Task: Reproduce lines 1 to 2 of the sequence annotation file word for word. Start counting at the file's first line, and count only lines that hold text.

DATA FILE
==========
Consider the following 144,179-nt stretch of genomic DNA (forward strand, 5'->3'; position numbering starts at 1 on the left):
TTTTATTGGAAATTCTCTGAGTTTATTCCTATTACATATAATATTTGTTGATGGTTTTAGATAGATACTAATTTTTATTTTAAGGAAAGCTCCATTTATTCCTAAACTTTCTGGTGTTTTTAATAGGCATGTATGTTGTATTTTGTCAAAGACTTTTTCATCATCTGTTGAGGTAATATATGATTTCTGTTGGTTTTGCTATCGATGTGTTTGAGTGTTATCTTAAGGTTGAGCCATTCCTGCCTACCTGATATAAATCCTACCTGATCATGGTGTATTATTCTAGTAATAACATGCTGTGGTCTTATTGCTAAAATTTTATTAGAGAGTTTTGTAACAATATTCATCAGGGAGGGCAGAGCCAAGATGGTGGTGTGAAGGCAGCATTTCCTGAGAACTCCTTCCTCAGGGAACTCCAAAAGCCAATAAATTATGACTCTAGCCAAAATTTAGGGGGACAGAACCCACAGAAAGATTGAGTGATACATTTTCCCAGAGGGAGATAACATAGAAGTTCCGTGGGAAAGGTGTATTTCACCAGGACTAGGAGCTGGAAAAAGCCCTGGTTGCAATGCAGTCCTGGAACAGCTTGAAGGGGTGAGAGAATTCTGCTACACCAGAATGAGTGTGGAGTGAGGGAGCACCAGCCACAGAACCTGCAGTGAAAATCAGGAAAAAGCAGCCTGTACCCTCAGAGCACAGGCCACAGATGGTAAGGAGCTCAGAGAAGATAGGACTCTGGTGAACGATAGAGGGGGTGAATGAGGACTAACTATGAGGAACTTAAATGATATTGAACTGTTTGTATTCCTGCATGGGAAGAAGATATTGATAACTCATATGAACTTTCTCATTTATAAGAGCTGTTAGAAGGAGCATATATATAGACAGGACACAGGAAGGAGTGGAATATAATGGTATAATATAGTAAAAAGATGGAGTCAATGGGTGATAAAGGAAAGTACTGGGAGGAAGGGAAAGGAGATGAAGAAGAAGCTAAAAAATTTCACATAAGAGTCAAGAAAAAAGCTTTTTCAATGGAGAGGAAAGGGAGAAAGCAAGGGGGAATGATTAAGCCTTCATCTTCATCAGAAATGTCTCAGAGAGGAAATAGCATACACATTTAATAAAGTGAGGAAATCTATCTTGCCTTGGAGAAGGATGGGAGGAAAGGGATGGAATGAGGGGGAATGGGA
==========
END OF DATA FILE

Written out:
Consider the following 144,179-nt stretch of genomic DNA (forward strand, 5'->3'; position numbering starts at 1 on the left):
TTTTATTGGAAATTCTCTGAGTTTATTCCTATTACATATAATATTTGTTGATGGTTTTAGATAGATACTAATTTTTATTTTAAGGAAAGCTCCATTTATTCCTAAACTTTCTGGTGTTTTTAATAGGCATGTATGTTGTATTTTGTCAAAGACTTTTTCATCATCTGTTGAGGTAATATATGATTTCTGTTGGTTTTGCTATCGATGTGTTTGAGTGTTATCTTAAGGTTGAGCCATTCCTGCCTACCTGATATAAATCCTACCTGATCATGGTGTATTATTCTAGTAATAACATGCTGTGGTCTTATTGCTAAAATTTTATTAGAGAGTTTTGTAACAATATTCATCAGGGAGGGCAGAGCCAAGATGGTGGTGTGAAGGCAGCATTTCCTGAGAACTCCTTCCTCAGGGAACTCCAAAAGCCAATAAATTATGACTCTAGCCAAAATTTAGGGGGACAGAACCCACAGAAAGATTGAGTGATACATTTTCCCAGAGGGAGATAACATAGAAGTTCCGTGGGAAAGGTGTATTTCACCAGGACTAGGAGCTGGAAAAAGCCCTGGTTGCAATGCAGTCCTGGAACAGCTTGAAGGGGTGAGAGAATTCTGCTACACCAGAATGAGTGTGGAGTGAGGGAGCACCAGCCACAGAACCTGCAGTGAAAATCAGGAAAAAGCAGCCTGTACCCTCAGAGCACAGGCCACAGATGGTAAGGAGCTCAGAGAAGATAGGACTCTGGTGAACGATAGAGGGGGTGAATGAGGACTAACTATGAGGAACTTAAATGATATTGAACTGTTTGTATTCCTGCATGGGAAGAAGATATTGATAACTCATATGAACTTTCTCATTTATAAGAGCTGTTAGAAGGAGCATATATATAGACAGGACACAGGAAGGAGTGGAATATAATGGTATAATATAGTAAAAAGATGGAGTCAATGGGTGATAAAGGAAAGTACTGGGAGGAAGGGAAAGGAGATGAAGAAGAAGCTAAAAAATTTCACATAAGAGTCAAGAAAAAAGCTTTTTCAATGGAGAGGAAAGGGAGAAAGCAAGGGGGAATGATTAAGCCTTCATCTTCATCAGAAATGTCTCAGAGAGGAAATAGCATACACATTTAATAAAGTGAGGAAATCTATCTTGCCTTGGAGAAGGATGGGAGGAAAGGGATGGAATGAGGGGGAATGGGA